Largely, it seems that the division on the committee is that the government feels that co-operatives are doing well for themselves and that they should not receive any supports from the state. The opposition, however, do not characterise the current landscape as a level playing field, and this is of course for a variety of reasons. Co-operatives often don't get much media exposure because they pose a threat to the status quo. Additionally, they make up a significantly smaller part of the volume of the market, meaning that they are a minority. They can sometimes struggle to gain access to capital, and they are often not taken seriously by potential investors. They usually have flatter organisational structures without public relations departments, making it difficult for them to be heard above the white noise. Lastly, and perhaps most importantly, they are not part of general knowledge on economics and society, likely because they are not explained in public schools.
For the government, acknowledging these problems could mean taking on a position where they might have to provide social, economic, and political support for co-operatives. Given that the Conservatives have repeatedly articulated their "economy first" neoliberal agenda, it seems unlikely that they would want to invest in a sector of the economy that shares growth fairly. Conservative members of the committee generally spent most of their questioning time asking relatively mundane questions about the functioning or profitability of co-ops, mostly to illustrate that existing co-operatives seem to be healthy. Additionally, the argument was advanced that the purpose of investing in co-operatives should be solely to make markets more competitive, anything else is "just ideology". All this, of course, was to reinforce that the government should have a "smaller footprint" on the sector (this coming from several government agencies).
The opposition, however, used their time to ask pointed questions of the witnesses, trying to understand broader ideas around the co-operative sector. Moreover, the question was repeatedly asked why the witnesses thought that the government was cutting a programme that was both so effective and so inexpensive. Witnesses answered saying that the cuts were part of austerity or that they were ideological, but either way suggesting that the cuts were a poor decision and that the sector is in need of government support. Perhaps most interestingly, a witness stated that it's rather strange that governments around the world are using taxpayer money to bail out failing corporations while they hold out on co-operatives. The question of whether or not the sector needed monetary support was addressed by every witness, though the best response was that "co-operatives don't need favours, we need fairness".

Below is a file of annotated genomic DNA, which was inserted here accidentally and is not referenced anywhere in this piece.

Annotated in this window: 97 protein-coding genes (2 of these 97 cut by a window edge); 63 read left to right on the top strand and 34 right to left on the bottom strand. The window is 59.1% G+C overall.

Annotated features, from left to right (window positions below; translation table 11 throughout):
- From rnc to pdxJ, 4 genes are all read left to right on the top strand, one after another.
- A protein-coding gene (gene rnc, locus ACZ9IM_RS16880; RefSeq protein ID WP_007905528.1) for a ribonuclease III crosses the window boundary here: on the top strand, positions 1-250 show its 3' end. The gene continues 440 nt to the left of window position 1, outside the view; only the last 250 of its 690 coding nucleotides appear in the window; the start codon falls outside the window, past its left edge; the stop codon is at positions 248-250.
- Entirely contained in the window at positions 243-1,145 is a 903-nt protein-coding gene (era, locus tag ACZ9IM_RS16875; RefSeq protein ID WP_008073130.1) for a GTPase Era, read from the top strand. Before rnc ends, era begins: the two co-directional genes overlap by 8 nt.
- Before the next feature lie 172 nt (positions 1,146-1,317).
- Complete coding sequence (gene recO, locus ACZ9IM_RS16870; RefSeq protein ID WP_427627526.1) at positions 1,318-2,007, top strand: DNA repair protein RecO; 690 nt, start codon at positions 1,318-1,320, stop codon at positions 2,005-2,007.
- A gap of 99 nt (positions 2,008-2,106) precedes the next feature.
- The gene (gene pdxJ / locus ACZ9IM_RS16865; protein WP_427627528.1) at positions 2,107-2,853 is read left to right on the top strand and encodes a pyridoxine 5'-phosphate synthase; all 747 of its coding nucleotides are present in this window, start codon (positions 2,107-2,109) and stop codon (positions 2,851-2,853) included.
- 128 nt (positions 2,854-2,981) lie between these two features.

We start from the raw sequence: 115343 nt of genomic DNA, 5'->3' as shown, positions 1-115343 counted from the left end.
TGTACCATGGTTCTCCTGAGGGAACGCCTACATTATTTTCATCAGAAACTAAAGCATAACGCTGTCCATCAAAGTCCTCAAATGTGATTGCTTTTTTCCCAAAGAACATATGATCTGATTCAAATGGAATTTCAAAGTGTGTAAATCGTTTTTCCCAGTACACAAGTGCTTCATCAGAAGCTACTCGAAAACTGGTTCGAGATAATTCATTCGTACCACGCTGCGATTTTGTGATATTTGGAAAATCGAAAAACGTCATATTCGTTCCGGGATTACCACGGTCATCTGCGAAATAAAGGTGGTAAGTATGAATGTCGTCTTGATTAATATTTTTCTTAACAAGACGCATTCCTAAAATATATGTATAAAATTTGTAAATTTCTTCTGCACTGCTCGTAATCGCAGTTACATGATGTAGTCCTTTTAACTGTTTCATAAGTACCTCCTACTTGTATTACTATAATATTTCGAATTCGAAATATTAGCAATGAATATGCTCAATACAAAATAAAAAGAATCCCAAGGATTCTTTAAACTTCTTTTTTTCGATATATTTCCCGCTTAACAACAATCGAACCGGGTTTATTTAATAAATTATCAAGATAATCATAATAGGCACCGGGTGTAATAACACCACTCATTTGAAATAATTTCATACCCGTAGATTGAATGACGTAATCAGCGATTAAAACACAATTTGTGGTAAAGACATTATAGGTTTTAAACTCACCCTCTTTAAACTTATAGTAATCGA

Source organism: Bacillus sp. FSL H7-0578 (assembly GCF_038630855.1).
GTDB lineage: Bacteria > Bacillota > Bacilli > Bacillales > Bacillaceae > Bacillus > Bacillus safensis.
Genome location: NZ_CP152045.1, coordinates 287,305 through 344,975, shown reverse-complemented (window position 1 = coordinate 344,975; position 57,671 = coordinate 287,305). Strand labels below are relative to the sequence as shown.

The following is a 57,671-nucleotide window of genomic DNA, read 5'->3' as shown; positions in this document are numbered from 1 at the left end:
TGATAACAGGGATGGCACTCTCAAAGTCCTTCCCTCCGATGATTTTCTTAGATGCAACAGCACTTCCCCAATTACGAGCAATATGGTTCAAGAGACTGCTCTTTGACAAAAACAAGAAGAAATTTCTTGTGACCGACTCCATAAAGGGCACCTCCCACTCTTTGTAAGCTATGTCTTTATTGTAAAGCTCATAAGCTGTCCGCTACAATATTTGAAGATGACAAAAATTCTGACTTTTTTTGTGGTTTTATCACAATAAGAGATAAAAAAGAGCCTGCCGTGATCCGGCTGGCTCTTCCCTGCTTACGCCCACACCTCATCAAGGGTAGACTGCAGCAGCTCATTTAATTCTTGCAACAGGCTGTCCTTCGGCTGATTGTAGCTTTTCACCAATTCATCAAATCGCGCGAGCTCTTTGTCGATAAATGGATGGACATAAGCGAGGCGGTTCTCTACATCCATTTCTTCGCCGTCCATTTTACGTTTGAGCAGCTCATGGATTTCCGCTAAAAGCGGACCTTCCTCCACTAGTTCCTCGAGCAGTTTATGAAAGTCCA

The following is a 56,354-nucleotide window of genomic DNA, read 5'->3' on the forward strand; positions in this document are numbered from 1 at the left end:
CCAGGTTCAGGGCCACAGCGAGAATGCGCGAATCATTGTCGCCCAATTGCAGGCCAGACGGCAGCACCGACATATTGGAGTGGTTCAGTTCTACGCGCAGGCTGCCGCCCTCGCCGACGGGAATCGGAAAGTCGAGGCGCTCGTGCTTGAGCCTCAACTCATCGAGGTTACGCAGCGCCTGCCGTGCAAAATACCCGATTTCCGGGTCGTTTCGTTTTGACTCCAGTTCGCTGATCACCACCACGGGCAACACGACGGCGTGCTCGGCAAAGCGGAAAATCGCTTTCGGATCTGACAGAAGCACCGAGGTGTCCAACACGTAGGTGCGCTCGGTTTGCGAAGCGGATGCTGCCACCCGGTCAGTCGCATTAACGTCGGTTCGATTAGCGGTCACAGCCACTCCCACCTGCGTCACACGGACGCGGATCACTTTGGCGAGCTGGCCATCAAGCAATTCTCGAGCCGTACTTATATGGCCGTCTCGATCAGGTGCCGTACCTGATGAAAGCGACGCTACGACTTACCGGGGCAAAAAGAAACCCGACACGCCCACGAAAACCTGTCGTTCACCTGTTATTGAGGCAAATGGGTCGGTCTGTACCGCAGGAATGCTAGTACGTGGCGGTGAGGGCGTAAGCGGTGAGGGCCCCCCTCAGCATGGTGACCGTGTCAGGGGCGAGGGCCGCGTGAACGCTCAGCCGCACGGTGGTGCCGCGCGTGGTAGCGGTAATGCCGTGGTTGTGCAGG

Ultimately, it seems that the lines are drawn. Conservative committee members, who are meeting during their normal summer break, are unhappy with spending time in committee. Many seemed unprepared and they were often not even paying much attention. The chair of the committee, a Conservative, was perhaps the most disengaged from the process. He also abused his position as chair to silence Mauril Bélanger when he attempted to engage in points of process (notably the sharing of communiqué from the Canadian Co-op Association with the full committee). The aloofness of the government, however, was very much a political position - failing to be transparent and failing to take interest both spoke volumes about the Conservative position.
With that in mind, I'd like to very briefly talk about politicisation. When I heard Wayne Marston comment about politicisation, I was worried that this would be divisive and could harm the co-operative movement. But upon further reflection, it seems that making it a political issue could have serious benefits, such as closer liaising with governments, more awareness on the part of the public, and a stronger sense of solidarity. At this point, it is incredibly unclear if politicisation will be positive, negative, or both. Additionally, it's also uncertain if it could prove to be more problematic in the short term, but pay off later, or vice versa. Regardless, I look forward to seeing and hearing more about this from colleagues, from the public, from the media, and from the special committee.